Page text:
When placing an order request for the title on your purchase or refinance transaction, NewCastle will request several documents from the title company as a part of our title services. We request the same title documents for a purchase and refinance transaction. Title services are something you can shop for; you have the right to choose a title provider! When shopping for a title and settlement provider, make sure you compare premiums, discounts, settlement fees, and services.
Closing Protection Letter:
- Also known as CPL, the Closing Protection Letter is a letter issued by the title companies underwriter that forms a contract between the insurance underwriter and a lender in which the title company agrees to compensate for any harm or actual loss that the closer of the title company may have incurred. The CPL will have the lenders mortgagee clause, exact loan amount, loan number, borrower’s name, property address, closing agent, and closing location address.
- The title company will reimburse the lender if the title company failed to comply with the written closing instructions or if the closing agent handled the closing with any misconduct such as fraud, negligence, or being dishonest when handling the closing.
- A title insurance commitment is a document that is prepared after the title search that lists the known and existing defects. It is used at your closing to insure your property if certain conditions are met. Generally, defects that cannot be cured are excluded from coverage. It is prudent to review the commitment thoroughly with a title insurance professional, attorney or your lender before you close on your property.
- No Liens, encumbrances, or any adverse covenant or condition can be on the final policy. The commitment must include your lender as proposed insured, the loan amount must match the mortgage commitment, 24-month chain of title, correct vesting including the manner in which title is held, legal description of your property and the Accessor’s Parcel ID.
- Updating your title commitment throughout the process is common. At minimum it will be updated once. If your loan amount changes, the commitment will have to be updated to match.
- The effective date of the title commitment is the date shown in Schedule A. If you are purchasing your home, it is the date at which you legally become the owner of the property. If the requirements of the condition are not met in a 6 month time frame, the title companies obligation that are written on the commitment will expire.
- Also known as the ALTA or the Settlement Statement, the Title Invoice is an itemized list of fees for services that have been charged to the buyer and seller (if applicable). This documents is the title company fees invoice. NewCastle will match the fees in our system that are itemized on the invoice.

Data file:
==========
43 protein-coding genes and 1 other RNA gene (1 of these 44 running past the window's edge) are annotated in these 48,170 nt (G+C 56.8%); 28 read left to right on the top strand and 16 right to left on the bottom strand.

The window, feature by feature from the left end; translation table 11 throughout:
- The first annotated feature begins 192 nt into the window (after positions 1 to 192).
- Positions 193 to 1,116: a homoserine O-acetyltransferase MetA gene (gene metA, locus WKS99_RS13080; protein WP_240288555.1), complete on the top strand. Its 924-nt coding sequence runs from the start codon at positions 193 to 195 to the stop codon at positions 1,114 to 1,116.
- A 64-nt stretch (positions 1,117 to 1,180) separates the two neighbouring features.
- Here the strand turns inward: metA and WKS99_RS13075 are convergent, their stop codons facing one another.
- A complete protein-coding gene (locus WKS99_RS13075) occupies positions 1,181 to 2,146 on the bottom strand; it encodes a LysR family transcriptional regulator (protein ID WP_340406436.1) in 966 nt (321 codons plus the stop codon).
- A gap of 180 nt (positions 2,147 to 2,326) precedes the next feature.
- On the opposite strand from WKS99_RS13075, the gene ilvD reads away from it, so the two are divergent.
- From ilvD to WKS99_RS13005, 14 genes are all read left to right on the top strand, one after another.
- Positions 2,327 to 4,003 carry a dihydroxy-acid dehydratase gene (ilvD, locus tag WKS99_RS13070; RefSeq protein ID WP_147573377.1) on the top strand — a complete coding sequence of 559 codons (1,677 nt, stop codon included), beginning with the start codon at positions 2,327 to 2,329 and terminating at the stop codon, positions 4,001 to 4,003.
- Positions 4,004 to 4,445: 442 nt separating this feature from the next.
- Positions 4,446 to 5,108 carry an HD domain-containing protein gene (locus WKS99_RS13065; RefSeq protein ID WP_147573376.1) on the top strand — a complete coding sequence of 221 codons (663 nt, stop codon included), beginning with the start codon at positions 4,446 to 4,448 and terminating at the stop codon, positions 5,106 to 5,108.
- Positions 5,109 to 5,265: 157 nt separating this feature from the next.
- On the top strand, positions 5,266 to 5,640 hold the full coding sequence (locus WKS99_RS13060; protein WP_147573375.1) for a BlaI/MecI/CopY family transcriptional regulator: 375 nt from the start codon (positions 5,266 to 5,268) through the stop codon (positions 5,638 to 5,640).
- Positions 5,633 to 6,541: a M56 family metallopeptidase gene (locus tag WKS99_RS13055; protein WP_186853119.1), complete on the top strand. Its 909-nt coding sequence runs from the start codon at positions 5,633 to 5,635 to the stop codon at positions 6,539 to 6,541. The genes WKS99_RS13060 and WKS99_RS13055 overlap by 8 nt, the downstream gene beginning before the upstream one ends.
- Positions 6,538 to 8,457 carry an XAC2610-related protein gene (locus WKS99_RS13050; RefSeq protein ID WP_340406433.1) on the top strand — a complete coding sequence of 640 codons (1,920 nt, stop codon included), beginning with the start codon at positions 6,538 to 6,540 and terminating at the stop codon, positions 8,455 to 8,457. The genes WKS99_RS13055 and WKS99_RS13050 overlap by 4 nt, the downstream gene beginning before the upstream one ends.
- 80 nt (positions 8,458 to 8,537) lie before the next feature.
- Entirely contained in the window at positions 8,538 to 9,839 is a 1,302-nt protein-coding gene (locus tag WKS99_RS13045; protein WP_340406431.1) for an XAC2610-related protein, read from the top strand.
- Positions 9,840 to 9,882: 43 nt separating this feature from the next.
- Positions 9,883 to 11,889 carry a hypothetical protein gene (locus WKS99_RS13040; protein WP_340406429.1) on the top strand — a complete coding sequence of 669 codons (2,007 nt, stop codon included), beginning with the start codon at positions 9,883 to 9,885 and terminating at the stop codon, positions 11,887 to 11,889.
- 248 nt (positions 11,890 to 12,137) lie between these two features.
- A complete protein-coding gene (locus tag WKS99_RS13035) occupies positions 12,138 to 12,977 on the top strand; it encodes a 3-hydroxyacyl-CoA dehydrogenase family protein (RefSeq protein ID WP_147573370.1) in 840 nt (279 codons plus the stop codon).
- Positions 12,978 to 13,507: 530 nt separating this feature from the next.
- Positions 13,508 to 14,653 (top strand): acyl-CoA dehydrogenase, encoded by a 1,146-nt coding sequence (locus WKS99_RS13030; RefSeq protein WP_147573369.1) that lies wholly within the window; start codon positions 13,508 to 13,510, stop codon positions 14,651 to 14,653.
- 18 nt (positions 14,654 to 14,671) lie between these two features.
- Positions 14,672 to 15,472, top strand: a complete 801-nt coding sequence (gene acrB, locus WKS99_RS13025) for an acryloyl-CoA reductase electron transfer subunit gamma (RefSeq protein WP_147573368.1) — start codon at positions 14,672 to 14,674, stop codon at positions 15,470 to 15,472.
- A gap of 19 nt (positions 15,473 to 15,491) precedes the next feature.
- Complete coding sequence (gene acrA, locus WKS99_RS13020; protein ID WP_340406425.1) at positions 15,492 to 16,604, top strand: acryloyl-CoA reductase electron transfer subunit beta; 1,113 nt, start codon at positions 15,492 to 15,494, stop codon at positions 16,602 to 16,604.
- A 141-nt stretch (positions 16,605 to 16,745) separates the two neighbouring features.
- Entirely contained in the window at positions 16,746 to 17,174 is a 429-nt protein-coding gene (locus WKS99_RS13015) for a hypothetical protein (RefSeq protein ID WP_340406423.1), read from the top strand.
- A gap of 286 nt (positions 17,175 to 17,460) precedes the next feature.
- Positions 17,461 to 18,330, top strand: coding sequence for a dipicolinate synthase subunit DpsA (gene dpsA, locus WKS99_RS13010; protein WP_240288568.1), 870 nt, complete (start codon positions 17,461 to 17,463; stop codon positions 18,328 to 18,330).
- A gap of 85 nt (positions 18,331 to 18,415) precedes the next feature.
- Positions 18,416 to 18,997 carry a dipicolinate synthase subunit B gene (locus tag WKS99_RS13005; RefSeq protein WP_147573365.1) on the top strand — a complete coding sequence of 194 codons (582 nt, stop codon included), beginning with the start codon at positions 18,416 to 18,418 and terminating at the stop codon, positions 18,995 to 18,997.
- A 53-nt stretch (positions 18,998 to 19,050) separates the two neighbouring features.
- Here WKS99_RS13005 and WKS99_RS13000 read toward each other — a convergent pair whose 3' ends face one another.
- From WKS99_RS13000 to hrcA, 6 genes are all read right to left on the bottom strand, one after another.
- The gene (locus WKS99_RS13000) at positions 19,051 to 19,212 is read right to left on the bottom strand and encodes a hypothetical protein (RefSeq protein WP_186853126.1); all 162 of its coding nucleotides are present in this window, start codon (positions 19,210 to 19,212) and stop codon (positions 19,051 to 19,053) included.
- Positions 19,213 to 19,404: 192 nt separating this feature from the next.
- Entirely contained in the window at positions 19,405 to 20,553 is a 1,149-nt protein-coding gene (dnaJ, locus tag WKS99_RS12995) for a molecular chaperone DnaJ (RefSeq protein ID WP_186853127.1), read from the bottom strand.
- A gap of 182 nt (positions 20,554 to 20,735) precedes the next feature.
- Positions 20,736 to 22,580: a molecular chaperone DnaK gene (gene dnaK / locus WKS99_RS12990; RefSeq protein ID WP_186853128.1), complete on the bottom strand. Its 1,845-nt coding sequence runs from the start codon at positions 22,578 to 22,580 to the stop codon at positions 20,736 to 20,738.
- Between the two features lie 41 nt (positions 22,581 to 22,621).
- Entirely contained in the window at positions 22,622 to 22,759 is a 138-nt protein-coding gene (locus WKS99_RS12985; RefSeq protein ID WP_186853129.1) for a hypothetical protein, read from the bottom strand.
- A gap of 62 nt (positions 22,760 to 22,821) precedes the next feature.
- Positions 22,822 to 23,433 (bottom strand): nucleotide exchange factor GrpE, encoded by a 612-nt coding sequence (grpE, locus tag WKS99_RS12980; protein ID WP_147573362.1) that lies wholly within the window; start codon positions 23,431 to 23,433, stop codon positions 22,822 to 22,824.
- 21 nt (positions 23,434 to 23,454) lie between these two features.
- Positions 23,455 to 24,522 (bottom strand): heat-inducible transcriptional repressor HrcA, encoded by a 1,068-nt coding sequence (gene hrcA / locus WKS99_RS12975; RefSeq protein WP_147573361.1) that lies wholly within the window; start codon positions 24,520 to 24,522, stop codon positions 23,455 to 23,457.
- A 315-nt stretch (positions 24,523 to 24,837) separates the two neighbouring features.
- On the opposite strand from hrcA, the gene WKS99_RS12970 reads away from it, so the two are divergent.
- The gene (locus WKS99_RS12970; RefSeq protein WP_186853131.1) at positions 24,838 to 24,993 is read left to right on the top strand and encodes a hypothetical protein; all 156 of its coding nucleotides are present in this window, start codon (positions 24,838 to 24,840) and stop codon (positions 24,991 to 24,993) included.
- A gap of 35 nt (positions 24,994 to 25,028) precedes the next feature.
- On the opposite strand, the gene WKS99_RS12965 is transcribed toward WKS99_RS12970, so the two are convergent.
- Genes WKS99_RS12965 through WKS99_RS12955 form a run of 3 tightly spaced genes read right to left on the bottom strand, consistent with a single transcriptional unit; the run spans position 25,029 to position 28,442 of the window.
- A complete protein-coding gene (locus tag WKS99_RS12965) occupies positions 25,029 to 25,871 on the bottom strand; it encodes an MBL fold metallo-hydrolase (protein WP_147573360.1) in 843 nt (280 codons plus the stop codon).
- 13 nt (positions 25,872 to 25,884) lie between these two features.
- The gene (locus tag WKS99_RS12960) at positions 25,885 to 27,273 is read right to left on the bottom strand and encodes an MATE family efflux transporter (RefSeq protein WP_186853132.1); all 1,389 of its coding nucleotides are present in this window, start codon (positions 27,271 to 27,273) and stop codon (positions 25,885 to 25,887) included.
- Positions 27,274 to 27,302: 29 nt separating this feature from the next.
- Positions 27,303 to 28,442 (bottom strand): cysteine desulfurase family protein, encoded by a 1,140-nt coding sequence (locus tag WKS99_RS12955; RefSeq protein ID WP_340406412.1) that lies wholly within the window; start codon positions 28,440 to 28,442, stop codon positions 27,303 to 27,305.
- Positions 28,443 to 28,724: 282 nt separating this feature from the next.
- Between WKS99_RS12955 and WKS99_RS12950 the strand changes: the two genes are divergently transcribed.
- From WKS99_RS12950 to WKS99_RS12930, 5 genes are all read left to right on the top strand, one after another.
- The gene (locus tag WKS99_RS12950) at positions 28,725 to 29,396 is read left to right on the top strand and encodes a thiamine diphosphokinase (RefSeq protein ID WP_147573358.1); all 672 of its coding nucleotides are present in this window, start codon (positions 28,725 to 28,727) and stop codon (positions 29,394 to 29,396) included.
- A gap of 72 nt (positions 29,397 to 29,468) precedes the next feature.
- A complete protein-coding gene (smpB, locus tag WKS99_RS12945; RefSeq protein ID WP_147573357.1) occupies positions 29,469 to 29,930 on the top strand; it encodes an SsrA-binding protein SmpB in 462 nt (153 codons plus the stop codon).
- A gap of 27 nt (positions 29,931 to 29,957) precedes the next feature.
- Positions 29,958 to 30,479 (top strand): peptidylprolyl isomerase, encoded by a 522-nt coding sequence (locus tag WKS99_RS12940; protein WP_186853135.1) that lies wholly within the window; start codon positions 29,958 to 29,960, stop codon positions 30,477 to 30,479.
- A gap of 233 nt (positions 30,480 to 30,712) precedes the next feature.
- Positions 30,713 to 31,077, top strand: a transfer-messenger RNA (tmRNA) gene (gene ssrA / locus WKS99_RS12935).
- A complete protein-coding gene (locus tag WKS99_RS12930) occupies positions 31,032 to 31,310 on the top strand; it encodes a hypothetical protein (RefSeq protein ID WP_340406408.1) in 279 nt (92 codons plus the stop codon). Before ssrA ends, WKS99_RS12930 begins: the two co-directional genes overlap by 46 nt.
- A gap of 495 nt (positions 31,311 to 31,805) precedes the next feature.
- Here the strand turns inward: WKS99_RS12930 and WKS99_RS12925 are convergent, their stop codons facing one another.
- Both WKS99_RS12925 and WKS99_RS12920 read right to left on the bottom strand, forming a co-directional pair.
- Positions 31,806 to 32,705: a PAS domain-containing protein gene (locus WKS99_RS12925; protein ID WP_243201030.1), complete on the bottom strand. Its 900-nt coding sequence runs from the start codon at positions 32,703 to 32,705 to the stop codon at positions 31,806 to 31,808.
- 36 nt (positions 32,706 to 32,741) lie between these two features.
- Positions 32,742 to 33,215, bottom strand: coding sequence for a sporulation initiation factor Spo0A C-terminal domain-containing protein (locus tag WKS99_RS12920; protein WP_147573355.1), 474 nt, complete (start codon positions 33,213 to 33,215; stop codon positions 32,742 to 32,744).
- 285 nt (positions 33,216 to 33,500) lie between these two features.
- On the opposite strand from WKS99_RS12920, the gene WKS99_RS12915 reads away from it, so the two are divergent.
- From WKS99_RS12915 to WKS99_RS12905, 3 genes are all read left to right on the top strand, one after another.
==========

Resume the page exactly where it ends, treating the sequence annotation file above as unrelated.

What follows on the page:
- In this section of the closing costs, there is a 10% Cumulative Tolerance Cure, for refinances. If the invoice for the title fees comes in higher than what we initially disclosed, we will need to credit the borrower back the sum of 10% of title fees on the Closing Disclosure.
- If you are purchasing a home and your spouse is not on the mortgage for whatever reason and they are going on title that is known as “Non- Borrowing Spouse” (NBS), they can’t be on the title invoice since they are not on the mortgage.
- Title wire instructions must include the closing agents name, and the bank account must be in the closing agents name. The bank's name, address, bank account number, and the ABA/routing number must be on the wire instructions.
- Beware of Cyber-crime! The wire instructions are rarely sent via email to prevent wire fraud. Hackers acting as the closing agent company and sending altered wire instructions to the borrowers has become increasingly common. The scheme would play out like this: the wire instructions would be altered and the borrowers would unknowingly wire funds to the hackers and not the title company. Result? The borrowers would be out that money. Lenders are hyper aware of this old scheme and will not accept wire instructions via email - only by fax. If you receive an e-mail or any other communication that appears to be generated from the title company and it appears to be altered, please call your lender or the title company to confirm accuracy. Most title companies don’t send wire instructions to emails anymore!
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